- How far should governments go to keep people and businesses safe in times of crisis? When the epidemic hit, she tried her best to deal with it. What about price inflation and economic wars through energy prices?
“I cannot protect everyone from the global challenges we face. So Chancellor Rishi Sunak echoes strong expectations that he should do more to mitigate the impact of high price inflation.
It was followed by a TV interview on the subject. “That’s the hardest part of the job, not being able to do all the things people want us to do. I can’t let all the problems go away. Where we can make a difference, we want to. »
Inevitably, however, there are ways for the Prime Minister to make a difference, but choose not to. Make choices in political careers. He could have done something by increasing social welfare in line with inflation, but he chose not to.
There will be income tax relief (not for Scottish taxpayers) after two years, reducing taxes on wealthier pensioners and the wealthy, while increasing the cost of National Insurance for staff. is also an option.
The Spring Statement also focuses on the politics and economics of managing expectations. It aims to answer a difficult question: what governments can and should do to support people when they are in financial crisis.
Behind the statement is a chancellor trying to build a reputation as a fiscal conservative, unlike his Downing Street neighbours, whose fiscal flexibility has left some Conservatives deeply puzzled.
A combination of all the measures the UK government has taken since October to help households cope with rising prices, the Office for Budget Responsibility says they offset about a third of the financial impact people are facing from rising prices.
Compare that to the beginning of a pandemic. The answer is to throw the kitchen sink at the health and economic challenge.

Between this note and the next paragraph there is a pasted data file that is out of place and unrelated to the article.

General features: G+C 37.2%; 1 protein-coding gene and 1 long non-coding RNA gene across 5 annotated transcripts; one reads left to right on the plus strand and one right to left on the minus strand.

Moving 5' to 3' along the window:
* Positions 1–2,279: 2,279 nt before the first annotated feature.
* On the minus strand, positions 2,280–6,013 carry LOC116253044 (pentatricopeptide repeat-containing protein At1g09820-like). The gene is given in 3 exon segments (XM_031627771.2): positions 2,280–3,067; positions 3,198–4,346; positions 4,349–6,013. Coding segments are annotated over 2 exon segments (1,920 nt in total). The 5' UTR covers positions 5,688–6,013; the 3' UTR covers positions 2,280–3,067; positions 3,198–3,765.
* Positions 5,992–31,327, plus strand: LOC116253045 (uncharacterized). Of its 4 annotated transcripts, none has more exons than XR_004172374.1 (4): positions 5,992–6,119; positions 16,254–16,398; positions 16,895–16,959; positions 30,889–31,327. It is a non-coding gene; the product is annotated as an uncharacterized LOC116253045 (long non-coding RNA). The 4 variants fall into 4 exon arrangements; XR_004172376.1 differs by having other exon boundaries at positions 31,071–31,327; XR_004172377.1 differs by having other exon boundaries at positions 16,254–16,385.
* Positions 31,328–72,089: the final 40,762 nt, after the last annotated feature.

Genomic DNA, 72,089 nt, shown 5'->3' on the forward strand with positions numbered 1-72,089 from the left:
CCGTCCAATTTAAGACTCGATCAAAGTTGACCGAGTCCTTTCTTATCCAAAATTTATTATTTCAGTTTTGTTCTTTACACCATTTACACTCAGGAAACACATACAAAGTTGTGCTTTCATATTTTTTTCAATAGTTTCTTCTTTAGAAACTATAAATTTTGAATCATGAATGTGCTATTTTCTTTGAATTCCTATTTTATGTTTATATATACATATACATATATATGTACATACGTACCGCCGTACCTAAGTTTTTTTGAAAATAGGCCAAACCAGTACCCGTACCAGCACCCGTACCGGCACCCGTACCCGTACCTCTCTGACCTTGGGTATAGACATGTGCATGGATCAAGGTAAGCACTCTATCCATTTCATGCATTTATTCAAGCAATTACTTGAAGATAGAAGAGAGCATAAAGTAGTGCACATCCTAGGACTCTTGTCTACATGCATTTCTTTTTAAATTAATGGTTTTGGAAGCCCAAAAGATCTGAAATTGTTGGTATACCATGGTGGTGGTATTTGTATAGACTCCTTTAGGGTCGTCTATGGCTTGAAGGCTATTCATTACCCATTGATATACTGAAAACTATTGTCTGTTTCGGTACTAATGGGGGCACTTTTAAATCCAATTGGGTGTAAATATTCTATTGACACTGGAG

When people started asking for 75 per cent wage support, Mr Sunak went further and took 80 per cent leave. When they asked him to extend it, he first said no, then went further than expected. Businesses want loans. They got more than they asked for.
Like other countries, through Covid has become a collective national enterprise. This is a special kind of stress that requires a special response.
Now? Not only are prices rising rapidly, but energy prices in particular are being used as a weapon of economic warfare. This financial instability is spreading to everyone’s home, orchestrated by the Kremlin.
So the big question is: How much should the government do to buffer the impact on individuals and businesses?
Rishi Sunak’s answer: It should help, but not to the same extent as an epidemic.
Of course, this is partisan politics. The Conservative Party sees itself as a low-tax party. However, Rishi Sunak is one of the greatest chancellors of modern times.
His response to Covid goes well beyond the excessive borrowing that the Tories under Jeremy Corbyn are trying to pin on Labour.
Mr Sunak has raised the share of domestic output absorbed by UK tax revenue to the highest level since the 1940s, when the country was emerging from a wartime situation.
Nor can the Conservatives easily claim to be the Welfare Party. An analysis of the spring statement by the Institute for Fiscal Studies pointed to the impact of stagnant incomes since 2008.
With that year’s financial crisis, credit crunch, weak productivity growth, tight budgets hampering growth, the pandemic and the inflation crisis, median income barely budged.
They earn less than £30,000 a year. However, if incomes continue to grow until 2008, the IFS says the median worker will earn an extra £11,000 a year.
“Pull Back the Boundaries”
So a party claiming to be low tax or prosperous will be a fight against Labour, the SNP or the Liberal Democrats at the next Westminster election.
Where else could the fault line be? Thatcherists can recall their heroic call to “overturn the country’s borders”.
Personal freedom and responsibility play a bigger role in this conservative ideology. The role of the state as a provider of people’s economic life security has been strengthened and weakened again by the epidemic.
Maybe Rishi Sunak is trying to navigate the border between the state and the individual acceptable to his party and country.
His political opponents have a chance to respond in their own way.
more about this story
Q&A: How does the Spring Proclamation affect Scots?
- 4 days ago
Sunak accused of not doing enough for the poorest
- 4 days ago
Spring Statement: Highlights at a Glance
- 5 days ago
- Rishi Sunak
- Principal’s Spring Statement
- UK economy
- coronavirus pandemic
- income tax